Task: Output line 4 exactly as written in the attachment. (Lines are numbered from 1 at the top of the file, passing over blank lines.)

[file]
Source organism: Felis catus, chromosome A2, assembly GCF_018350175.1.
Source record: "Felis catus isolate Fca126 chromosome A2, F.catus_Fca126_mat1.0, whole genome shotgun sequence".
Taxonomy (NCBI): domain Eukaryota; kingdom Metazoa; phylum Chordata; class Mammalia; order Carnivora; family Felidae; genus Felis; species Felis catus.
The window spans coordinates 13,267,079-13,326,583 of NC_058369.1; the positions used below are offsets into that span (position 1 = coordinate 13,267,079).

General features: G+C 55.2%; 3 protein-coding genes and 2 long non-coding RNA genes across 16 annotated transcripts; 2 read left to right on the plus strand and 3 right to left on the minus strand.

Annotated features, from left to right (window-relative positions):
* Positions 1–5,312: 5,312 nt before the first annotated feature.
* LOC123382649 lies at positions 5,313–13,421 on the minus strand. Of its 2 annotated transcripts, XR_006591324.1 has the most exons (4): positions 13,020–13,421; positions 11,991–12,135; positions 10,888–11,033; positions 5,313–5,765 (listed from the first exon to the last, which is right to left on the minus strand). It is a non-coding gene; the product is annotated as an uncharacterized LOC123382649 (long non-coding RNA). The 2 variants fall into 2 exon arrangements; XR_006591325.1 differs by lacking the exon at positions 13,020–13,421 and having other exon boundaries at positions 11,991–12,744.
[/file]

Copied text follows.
The window spans coordinates 13,267,079-13,326,583 of NC_058369.1; the positions used below are offsets into that span (position 1 = coordinate 13,267,079).